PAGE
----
• A description of the material terms of the financial incentive. [12] The regulation specifies that the description should include the categories of personal information that are implicated by the financial incentive program and the “value of the consumer’s data.”[13]

    • How the consumer can opt-in to the financial incentive.[14] Information about how a consumer can opt-in (or join) a financial incentive program is typically conveyed when a consumer reviews an application to join or sign-up with the program.

    • How the consumer can opt-out, or withdraw, from the program. [15] This is an explanation as to how the consumer can invoke their right to withdraw from the program.[16]

    • An explanation of how the financial incentive is “reasonably related” to the value of the consumer’s data.[17] While the regulations state that a notice of financial incentive should provide an explanation as to how the financial incentive “reasonably relates” to the value of the consumer’s data, the CCPA requires only that a reasonable relationship exists if a business intends to discriminate against a consumer “because the consumer exercised any of the consumer’s rights” under the Act.[18] Where a business does not intend to use its loyalty program to discriminate against consumers that exercise CCPA-conferred privacy rights, it’s not clear whether this requirement applies. In the event that a reasonable relationship must be shown, however, the regulations require that a company provide a “good-faith estimate of the value of the consumer’s data that forms the basis” for the financial incentive and that the business provide a “description of the method” used to calculate that value.[19]

  • Obtain the consumer’s “opt in consent” to the “material terms” of the financial incentive,[9] and

  • Permit the consumer to revoke their consent “at any time.”[10]

[1] FSOR Appendix A at 273 (Response 814) (including recognition from the AG that “loyalty programs” are not defined under the CCPA, and declining invitations to provide a definition through regulation).

[2] Cal. Civ. Code § 1798.100(a) (West 2021); Cal. Code Regs. tit. 11, 999.304(b), 305(a)(1) (2021).

[3] Cal. Code Regs. tit. 11, 999.304(a) (2021).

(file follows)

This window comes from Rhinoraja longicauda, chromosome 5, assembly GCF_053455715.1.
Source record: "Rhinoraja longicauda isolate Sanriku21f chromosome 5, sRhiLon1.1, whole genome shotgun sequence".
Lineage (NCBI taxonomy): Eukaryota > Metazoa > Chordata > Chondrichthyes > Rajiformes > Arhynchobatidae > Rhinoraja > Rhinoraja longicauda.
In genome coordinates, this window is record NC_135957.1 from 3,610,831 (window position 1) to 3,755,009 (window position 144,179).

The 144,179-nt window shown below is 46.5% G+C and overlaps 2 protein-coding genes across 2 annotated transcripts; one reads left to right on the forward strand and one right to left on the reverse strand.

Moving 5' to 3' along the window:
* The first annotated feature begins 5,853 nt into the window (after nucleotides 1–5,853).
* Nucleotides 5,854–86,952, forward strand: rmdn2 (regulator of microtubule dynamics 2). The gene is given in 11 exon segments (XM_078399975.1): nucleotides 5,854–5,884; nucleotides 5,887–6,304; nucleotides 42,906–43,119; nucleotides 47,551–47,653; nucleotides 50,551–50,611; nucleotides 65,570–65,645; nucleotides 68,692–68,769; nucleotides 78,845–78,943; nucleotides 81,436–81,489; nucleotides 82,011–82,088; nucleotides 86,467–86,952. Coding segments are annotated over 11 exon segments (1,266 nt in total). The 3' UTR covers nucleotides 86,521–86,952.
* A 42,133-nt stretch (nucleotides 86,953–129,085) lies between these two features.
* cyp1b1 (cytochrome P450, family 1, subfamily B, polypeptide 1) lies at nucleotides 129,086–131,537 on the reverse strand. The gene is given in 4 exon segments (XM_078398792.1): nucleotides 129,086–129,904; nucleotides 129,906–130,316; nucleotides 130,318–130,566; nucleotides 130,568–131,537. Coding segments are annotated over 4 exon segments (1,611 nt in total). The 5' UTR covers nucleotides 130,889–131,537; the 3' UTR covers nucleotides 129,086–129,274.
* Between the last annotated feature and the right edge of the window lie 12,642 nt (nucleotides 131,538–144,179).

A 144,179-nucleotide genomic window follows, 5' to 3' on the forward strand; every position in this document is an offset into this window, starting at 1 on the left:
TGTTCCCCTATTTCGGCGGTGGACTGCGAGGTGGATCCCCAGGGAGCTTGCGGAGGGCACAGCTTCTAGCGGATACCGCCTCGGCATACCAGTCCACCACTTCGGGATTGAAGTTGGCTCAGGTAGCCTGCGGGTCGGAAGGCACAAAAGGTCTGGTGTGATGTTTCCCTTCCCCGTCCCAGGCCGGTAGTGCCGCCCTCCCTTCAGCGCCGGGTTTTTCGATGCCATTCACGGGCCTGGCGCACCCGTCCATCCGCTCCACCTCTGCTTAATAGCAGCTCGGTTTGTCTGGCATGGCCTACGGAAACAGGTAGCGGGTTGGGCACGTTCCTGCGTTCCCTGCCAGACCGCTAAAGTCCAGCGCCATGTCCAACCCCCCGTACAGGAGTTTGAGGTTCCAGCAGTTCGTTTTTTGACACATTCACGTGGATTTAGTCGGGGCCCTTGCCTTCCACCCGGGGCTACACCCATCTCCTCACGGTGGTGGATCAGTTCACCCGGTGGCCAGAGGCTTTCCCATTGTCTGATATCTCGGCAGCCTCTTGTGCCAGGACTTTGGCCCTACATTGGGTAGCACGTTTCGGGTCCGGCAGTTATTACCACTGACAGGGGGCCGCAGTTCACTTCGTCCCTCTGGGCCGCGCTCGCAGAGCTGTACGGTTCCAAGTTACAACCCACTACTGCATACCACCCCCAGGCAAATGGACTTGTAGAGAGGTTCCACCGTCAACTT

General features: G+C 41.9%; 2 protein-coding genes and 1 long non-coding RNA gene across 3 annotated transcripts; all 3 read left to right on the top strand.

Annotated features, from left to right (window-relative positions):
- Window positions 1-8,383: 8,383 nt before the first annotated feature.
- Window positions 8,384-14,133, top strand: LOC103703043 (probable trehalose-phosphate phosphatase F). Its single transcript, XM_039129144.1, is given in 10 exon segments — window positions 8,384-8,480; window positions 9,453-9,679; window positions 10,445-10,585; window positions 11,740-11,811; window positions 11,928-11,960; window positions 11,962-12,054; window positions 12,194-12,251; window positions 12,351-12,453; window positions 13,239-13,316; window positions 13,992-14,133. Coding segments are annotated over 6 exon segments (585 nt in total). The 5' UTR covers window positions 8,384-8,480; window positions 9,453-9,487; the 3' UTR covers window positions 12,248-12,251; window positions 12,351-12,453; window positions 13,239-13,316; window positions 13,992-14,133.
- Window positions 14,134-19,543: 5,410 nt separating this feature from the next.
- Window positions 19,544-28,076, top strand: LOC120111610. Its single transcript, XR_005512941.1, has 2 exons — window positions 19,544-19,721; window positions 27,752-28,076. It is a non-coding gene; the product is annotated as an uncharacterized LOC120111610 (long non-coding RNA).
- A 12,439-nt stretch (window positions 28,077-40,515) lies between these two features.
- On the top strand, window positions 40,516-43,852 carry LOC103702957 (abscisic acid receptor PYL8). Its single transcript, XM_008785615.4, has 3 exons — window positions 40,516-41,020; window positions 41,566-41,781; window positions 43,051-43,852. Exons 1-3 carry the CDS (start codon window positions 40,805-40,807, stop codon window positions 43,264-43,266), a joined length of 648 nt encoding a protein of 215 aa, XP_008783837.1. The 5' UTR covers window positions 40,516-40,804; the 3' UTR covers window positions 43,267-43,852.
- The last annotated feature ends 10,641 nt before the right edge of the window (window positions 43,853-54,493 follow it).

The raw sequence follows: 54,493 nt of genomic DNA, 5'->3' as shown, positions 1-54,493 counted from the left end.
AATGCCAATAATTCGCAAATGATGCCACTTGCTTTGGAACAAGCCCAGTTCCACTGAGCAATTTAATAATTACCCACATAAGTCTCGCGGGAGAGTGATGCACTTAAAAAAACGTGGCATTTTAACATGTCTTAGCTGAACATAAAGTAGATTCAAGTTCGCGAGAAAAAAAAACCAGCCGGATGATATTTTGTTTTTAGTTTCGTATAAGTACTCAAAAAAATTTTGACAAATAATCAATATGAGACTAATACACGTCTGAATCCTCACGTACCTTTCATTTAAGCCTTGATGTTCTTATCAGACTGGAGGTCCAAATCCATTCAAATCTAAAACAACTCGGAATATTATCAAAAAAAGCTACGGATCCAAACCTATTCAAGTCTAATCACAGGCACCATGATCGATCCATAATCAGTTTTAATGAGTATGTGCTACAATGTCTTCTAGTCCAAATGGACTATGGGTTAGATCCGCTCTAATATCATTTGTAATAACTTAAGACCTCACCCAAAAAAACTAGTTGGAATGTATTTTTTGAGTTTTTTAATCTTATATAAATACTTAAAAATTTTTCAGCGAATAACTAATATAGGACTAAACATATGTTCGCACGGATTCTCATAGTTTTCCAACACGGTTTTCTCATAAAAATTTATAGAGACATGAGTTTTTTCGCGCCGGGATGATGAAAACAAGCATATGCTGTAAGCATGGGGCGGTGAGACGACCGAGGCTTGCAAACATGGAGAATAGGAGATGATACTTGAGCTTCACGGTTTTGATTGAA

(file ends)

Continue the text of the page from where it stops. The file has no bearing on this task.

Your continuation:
[5] Cal. Civ. Code § 1798.100(a).

[4] CAL. CODE REGS. tit. 11, 999.301(n); 304(d); 307(a), (b).

[6] CAL. CODE REGS. tit. 11, 999.301(j) (2021).

[7] FSOR Appendix A at 75 (Response 254).

[8] Cal. Civ. Code § 1798.125(b)(2) (West 2021).

[11] CAL. CODE REGS. tit. 11, 999.307(b)(1) (2021).

[12] CAL. CODE REGS. tit. 11, 999.307(b)(2) (2021).

[13] CAL. CODE REGS. tit. 11, 999.307(b)(2) (2021).

[14] CAL. CODE REGS. tit. 11, 999.307(b)(3) (2021).

[15] CAL. CODE REGS. tit. 11, 999.307(b)(4) (2021).

[16] Cal. Civ. Code § 1798.125(b)(3) (West 2021).

[17] CAL. CODE REGS. tit. 11, 999.307(b)(5) (2021).

[18] Cal. Civ. Code § 1798.125(a)(1), (2) (West 2021).

[19] CAL. CODE REGS. tit. 11, 999.307(b)(5)(a), (b) (2021).

[9] Cal. Civ. Code § 1798.125(b)(3) (West 2021).

[10] Cal. Civ. Code § 1798.125(b)(3) (West 2021).

©2022 Greenberg Traurig, LLP. All rights reserved. National Law Review, Volume XII, Number 34

About this Author

David A. Zetoony Privacy Attorney Greenberg Traurig

David Zetoony, Co-Chair of the firm's U.S. Data, Privacy and Cybersecurity Practice, focuses on helping businesses navigate data privacy and cyber security laws from a practical standpoint. David has helped hundreds of companies establish and maintain ongoing privacy and security programs, and he has defended corporate privacy and security practices in investigations initiated by the Federal Trade Commission, and other data privacy and security regulatory agencies around the world, as well as in class action litigation. 

David receives regular recognitions from clients and peers for...

Jena M. Valdetero Cybersecurity Lawyer Greenberg Traurig Law Firm

Jena M. Valdetero serves as Co-Chair of the firm’s U.S. Data, Privacy and Cybersecurity Practice where she advises clients on complex data privacy and security issues. She has led more than 1,000 data breach investigations. A litigator by background, Jena defends companies against privacy and data breach litigation, with an emphasis on class action lawsuits. She has designed and conducted dozens of data breach tabletop exercises to empower clients to respond effectively to a data security incident. She also counsels companies on data privacy and security compliance programs and advises on...